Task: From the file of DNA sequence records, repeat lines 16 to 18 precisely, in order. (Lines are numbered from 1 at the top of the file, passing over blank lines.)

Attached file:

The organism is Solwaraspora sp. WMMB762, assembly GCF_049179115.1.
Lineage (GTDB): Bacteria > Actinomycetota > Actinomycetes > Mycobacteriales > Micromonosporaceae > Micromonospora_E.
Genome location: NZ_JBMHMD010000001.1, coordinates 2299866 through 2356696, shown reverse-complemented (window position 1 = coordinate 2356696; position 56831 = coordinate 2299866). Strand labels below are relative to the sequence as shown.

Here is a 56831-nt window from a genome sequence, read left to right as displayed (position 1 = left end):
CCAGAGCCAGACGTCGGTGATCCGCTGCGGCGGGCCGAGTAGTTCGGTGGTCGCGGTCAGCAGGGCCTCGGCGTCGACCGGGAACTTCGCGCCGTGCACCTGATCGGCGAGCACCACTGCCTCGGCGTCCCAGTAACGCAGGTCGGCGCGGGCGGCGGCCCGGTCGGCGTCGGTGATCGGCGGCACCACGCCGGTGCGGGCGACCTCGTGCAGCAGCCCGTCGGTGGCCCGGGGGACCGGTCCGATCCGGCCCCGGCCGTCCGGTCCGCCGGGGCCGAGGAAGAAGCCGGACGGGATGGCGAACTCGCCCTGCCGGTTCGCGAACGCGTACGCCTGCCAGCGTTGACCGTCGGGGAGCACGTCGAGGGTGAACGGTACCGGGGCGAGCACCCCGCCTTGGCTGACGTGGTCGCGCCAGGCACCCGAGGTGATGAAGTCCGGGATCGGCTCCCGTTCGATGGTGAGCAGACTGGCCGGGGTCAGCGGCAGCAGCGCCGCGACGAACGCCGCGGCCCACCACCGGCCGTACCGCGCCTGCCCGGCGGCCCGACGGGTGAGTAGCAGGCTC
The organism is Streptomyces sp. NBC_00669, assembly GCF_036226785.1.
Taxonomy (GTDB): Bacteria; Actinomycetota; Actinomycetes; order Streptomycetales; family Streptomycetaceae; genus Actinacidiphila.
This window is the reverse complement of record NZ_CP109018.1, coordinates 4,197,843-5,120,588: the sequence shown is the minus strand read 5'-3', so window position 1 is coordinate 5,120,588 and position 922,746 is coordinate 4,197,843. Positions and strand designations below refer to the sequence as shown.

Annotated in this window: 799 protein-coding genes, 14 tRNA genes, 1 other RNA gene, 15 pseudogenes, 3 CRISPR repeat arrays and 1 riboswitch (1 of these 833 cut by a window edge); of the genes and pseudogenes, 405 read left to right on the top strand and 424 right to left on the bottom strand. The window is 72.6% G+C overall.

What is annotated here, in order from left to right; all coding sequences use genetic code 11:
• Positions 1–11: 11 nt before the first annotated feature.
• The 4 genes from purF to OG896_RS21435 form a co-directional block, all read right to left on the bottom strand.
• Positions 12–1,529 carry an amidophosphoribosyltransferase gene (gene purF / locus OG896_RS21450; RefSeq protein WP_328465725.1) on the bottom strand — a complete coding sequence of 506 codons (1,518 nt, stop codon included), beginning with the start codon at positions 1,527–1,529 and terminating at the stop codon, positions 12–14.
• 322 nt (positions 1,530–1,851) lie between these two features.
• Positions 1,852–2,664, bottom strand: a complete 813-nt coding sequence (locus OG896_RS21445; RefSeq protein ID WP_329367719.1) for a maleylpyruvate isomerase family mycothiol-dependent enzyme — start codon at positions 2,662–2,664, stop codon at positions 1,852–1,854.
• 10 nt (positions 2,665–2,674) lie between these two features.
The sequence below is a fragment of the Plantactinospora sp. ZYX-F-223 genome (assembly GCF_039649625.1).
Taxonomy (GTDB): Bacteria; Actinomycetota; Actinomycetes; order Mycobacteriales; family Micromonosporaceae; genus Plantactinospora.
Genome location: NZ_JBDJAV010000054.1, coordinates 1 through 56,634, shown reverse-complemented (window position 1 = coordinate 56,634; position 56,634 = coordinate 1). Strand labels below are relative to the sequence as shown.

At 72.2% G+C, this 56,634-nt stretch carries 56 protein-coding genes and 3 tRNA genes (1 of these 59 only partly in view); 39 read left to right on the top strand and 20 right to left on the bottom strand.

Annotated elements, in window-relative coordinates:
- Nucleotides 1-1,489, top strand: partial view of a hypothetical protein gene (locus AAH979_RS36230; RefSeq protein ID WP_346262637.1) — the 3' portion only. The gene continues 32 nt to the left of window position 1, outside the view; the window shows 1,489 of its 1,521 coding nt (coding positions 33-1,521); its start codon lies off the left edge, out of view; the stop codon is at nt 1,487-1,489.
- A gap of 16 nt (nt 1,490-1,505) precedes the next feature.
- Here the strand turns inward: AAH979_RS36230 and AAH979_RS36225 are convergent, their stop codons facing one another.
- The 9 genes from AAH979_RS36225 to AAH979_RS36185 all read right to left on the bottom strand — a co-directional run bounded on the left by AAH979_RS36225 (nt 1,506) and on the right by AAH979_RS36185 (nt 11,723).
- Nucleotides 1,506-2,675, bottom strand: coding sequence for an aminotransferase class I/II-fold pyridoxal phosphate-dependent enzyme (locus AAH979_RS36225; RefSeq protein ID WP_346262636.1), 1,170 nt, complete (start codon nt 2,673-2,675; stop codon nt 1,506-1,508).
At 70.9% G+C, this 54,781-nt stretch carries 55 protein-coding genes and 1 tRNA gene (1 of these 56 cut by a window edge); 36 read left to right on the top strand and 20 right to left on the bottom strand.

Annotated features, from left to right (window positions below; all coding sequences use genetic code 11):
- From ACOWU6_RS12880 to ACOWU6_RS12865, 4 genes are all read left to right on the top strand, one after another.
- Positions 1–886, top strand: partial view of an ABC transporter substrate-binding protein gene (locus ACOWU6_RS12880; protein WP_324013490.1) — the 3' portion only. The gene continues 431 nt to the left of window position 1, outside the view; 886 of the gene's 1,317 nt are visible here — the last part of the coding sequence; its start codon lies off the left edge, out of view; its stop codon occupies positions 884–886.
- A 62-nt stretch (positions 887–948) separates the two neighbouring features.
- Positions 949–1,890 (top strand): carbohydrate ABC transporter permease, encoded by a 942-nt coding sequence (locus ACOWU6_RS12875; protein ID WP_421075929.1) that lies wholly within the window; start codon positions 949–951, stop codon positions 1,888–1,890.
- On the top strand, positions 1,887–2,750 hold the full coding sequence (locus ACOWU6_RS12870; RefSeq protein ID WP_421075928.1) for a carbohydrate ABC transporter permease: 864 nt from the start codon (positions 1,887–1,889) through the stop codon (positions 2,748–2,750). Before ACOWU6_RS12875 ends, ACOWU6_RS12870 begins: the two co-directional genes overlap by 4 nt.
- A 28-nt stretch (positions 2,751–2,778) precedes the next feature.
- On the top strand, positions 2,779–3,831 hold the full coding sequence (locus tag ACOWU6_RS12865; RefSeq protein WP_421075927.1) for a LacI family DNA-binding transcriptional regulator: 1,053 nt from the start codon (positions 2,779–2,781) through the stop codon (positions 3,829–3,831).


• 10 nt (positions 2,665–2,674) lie between these two features.
The sequence below is a fragment of the Plantactinospora sp. ZYX-F-223 genome (assembly GCF_039649625.1).
Taxonomy (GTDB): Bacteria; Actinomycetota; Actinomycetes; order Mycobacteriales; family Micromonosporaceae; genus Plantactinospora.